No further radio transmissions were received from the pilot. At this time, they had approximately 86 kilogrammes of fuel.

From the operator’s Operations Manual:

Company policy is that the aircraft should not land with less than 60kg of fuel in the tanks.

If it appears to the aircraft Commander that the Final Reserve Fuel may be required, a PAN call should be made. If the Final Reserve fuel is then subsequently reached, this should be upgraded to a MAYDAY.

The final Reserve Fuel for an IFR flight at the time was 85 kilogrammes (now 90). Even this close to Glasgow City Heliport, it seems clear they are going to use that fuel. At the very least, a PAN call would have been in order. With no flight data recorder and no cockpit voice recorder, it is impossible to know why this did not happen.

The helicopter flew at a speed of 100 knots and an altitude of about 1,000 feet above mean sea level. At 22:21, at about 2.7 nautical miles east of Glasgow City Heliport, the right engine flamed out.

The engine flameout should have been accompanied by eng fail, eng oil p, fuel press and gen discon caution indications and the instruments should have indicated a power loss. In this situation, the Emergency and Malfunction Procedures instruct the pilot to establish a OEI flight condition, identify the affected engine, carry out a single-engine emergency shutdown, if the situation allows for OEI flight, and land as soon as practicable.

An OEI flight condition is when one engine is inoperable. This procedure includes ensuring that the correct engine has been identified and switching it off. This does not appear to have happened.

Half a minute later, 1.8 nautical miles east of Glasgow City Heliport, the left engine flamed out. There is only one other recorded instance of an EC135 suffering a total loss of engine power.

The helicopter was at an altitude of somewhere between 700 and 500 feet.

The ROTOR RPM warning illuminated and sounded in the cockpit – this warning is that the speed of the rotor had decreased below 97%. The warning was extinguished. It re-illuminated and was extinguished again, which means that it was likely that the pilot was actively trying to maintain the rotor rpm. It re-illuminated a third time and stayed on for the remainder of the flight as the helicopter descended rapidly.

His only option was to attempt a forced landing at night in a built-up area of Glasgow.

In this situation, the Emergency and Malfunction Procedures instruct the pilot to enter autorotation (again, a memory item), using the collective to maintain the Nr within limits. The procedures recommend an airspeed of 75 kt, noting that 90 kt should be used to achieve the maximum range and 60 kt for the minimum rate of descent. Then, as memory items, the pilot should switch both eng main switches and both fadec switches off.

The switch selections were not made and no MAYDAY transmission was received.

In training, most autorotations are started between 1,000 and 2,000 feet above the ground. The helicopter was between 500 and 750 feet with very little time to establish a stable autorotation followed by a flare recovery and landing.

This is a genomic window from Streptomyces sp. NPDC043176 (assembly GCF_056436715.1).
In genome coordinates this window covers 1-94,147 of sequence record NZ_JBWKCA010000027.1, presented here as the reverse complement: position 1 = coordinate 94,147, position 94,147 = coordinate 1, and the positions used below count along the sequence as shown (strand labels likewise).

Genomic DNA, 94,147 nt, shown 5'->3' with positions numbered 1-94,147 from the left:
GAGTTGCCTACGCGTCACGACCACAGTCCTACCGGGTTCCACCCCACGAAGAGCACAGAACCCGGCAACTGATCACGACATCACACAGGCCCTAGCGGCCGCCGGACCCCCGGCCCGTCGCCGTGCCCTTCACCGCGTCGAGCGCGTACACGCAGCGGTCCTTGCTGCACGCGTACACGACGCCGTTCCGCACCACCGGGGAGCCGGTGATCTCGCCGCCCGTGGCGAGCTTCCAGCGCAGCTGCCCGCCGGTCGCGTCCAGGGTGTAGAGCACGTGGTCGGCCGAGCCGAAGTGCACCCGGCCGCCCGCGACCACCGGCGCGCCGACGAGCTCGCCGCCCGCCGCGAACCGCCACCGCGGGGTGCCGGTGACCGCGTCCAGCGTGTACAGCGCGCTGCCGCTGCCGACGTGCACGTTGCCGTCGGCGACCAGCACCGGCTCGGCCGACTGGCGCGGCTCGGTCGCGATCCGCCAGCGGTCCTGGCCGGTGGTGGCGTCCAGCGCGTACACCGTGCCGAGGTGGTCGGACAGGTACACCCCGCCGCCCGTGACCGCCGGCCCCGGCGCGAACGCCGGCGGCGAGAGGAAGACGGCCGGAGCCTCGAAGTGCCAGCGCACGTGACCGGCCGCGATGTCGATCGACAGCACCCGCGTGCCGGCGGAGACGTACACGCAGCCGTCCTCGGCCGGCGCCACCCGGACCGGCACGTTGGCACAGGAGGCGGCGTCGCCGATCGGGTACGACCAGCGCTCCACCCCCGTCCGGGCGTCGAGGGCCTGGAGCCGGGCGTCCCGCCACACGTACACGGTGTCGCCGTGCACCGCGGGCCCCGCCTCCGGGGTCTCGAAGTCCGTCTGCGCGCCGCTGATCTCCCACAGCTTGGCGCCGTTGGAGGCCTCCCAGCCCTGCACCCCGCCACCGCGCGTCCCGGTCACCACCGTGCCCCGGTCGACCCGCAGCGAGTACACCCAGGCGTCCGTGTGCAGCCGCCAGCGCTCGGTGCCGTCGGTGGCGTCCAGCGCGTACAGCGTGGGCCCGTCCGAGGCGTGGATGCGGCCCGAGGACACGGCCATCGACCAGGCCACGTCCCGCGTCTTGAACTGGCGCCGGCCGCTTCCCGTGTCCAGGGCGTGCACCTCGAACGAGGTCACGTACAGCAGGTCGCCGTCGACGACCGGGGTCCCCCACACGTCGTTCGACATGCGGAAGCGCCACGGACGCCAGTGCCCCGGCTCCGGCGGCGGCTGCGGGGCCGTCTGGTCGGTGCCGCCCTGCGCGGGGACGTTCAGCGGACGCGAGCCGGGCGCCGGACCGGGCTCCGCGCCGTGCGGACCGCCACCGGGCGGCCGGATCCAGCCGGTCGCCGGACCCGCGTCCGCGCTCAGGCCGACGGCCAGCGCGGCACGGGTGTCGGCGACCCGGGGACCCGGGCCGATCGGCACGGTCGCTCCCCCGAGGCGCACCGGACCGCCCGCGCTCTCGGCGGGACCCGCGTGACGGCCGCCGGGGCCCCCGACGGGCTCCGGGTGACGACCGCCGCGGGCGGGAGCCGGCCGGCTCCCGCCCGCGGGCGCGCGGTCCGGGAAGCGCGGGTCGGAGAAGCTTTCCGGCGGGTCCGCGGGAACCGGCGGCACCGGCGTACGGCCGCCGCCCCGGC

Between 650 and 500 feet, a battery discharge warning triggered, indicating that the battery was the only source of electrical power. This means that the pilot no longer had accurate height information and he did not have a landing light to help him see his landing point.

The last recorded radar position of 390 feet was taken at 22:22:19. A number of people saw the helicopter as it descended into the city. There were bangs “like a misfiring car” and then silence.

The helicopter crashed into the roof of the Clutha Vaults Bar. The main rotor blades and the tail rotor were not rotating, which is evidence that collective pitch had been applied during the final descent. The helicopter was falling down, not moving forward: evidence that a flare manoeuvre had been initiated. However, it was all too late. The pilot had only eight seconds between the second engine flame out and the crash.

The roof collapsed downwards, as the helicopter penetrated the structure, and numerous beam and roof boards were disrupted. This created a pile of debris on which the helicopter came to rest. The RSJ, which was slightly offset from the point of impact, was displaced from its supporting pillars. The disruption and roof collapse created large amounts of brick, mortar and plaster debris which covered everything in a very thick layer of dust.

When the helicopter crashed, the main fuel tank held 76 kilogrammes (95 litres) of fuel. The supply tank held 0.4 kilogrammes (half a litre) in the number 1 drain. No fuel was recovered from the number two supply tank drain. The airframe fuel shut-off valves were set to the open position for normal flight operation.

No fault could be found with the helicopter fuel system contents and there was no blockage, no sign of contaminates and, even after the accident, the two fuel transfer pumps and the supply tank prime pumps ran correctly when tested.

Both engines quite simply ran out of fuel.

It was estimated that, that, while the helicopter was in the latter stage of its cruise at 3,000 ft amsl, in the descent to 2,000 ft amsl or in the early stage of the cruise at 2,000 ft, the transfer of fuel from the main tank to the supply tank ceased, leaving only the fuel in the supply tank available to the engines. It was concluded that this was due to the fuel transfer pumps in the main fuel tank being switched off, either simultaneously or in sequence.

At some point while the helicopter was returning to Glasgow from Dalkeith, the fuel pumps were set to OFF, which meant that the only fuel available to the engines was the fuel already in the supply tanks.